I immigrated to the UK from Zimbabwe in 2001. After a month, I found a job in a care home for people with neurological disorders. I worked in the caring profession for nine years and loved working with the people I looked after. These clients trusted me and brought me much joy. I felt part of a family.
This happiness came to an end suddenly as I was arrested because I was working without the correct papers. I spent a year in prison. When I left prison, I found myself destitute (I had lost my two bedroom apartment for which I had been paying regular rent and Council tax).
After living nine years as an independent person reliant on no one but myself, I suddenly found myself dependent on other people’s charity. I am now unable to work at a time when I could be put to use to help vulnerable people when there is a need for qualified personnel and a shortage of experienced workers in the caring professions.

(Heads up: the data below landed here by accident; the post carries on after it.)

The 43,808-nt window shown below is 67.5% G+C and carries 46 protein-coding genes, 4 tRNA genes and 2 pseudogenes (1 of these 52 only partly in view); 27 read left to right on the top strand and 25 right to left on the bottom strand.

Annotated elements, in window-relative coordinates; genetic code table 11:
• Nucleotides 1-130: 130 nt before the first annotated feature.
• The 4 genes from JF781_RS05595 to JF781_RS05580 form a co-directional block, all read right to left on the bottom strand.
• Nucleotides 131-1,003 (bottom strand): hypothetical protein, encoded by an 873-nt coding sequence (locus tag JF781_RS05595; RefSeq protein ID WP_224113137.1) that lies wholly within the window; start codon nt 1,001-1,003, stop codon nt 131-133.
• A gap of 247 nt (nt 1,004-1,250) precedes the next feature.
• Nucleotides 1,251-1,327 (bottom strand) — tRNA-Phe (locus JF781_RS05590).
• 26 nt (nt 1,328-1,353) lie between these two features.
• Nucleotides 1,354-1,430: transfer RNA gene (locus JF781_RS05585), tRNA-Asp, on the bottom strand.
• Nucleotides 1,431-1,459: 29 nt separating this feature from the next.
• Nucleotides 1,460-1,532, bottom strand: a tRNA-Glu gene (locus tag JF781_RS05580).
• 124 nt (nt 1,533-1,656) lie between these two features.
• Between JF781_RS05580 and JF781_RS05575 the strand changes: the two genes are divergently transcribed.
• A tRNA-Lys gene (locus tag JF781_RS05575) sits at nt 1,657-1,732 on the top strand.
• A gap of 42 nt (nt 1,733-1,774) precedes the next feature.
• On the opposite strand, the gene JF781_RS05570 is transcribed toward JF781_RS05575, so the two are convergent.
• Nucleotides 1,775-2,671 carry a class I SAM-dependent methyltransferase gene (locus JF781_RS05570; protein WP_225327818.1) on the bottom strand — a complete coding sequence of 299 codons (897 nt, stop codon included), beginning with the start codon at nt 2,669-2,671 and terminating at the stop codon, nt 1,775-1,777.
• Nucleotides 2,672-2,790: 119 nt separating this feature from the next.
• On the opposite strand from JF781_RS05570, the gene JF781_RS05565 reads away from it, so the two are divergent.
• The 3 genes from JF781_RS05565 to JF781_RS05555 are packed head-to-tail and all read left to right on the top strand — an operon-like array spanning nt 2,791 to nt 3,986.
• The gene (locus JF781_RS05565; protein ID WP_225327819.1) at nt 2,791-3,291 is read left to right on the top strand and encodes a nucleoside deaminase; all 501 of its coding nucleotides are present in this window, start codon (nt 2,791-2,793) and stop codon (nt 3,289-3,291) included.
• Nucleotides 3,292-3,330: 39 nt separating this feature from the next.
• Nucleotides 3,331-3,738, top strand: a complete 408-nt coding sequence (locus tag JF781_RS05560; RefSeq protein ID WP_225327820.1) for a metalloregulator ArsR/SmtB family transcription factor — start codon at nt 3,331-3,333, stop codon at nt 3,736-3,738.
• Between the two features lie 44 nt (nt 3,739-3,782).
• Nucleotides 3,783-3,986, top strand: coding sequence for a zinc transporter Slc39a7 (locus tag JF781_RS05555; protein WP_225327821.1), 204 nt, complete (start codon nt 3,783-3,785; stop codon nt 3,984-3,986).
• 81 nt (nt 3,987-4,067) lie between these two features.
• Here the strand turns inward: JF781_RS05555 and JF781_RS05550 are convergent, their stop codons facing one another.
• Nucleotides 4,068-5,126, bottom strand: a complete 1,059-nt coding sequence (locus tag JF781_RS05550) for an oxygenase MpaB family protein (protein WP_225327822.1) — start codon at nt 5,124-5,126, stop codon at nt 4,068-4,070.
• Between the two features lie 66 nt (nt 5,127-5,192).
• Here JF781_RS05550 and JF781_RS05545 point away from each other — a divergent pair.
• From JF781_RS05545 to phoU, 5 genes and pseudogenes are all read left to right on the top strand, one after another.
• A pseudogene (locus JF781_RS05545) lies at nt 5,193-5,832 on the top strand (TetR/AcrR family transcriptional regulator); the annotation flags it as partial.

I am very grateful to the charity that has taken me in and has found me a safe place to stay. Many women in my position have been exploited by men with bad intentions. Being a migrant is not a crime. I come from a noble Clan. My great-great grandmother was awarded an OBE by King George for her work for the British Red Cross in Rhodesia. I hope that I will be allowed to contribute again to this country that I have made my home in.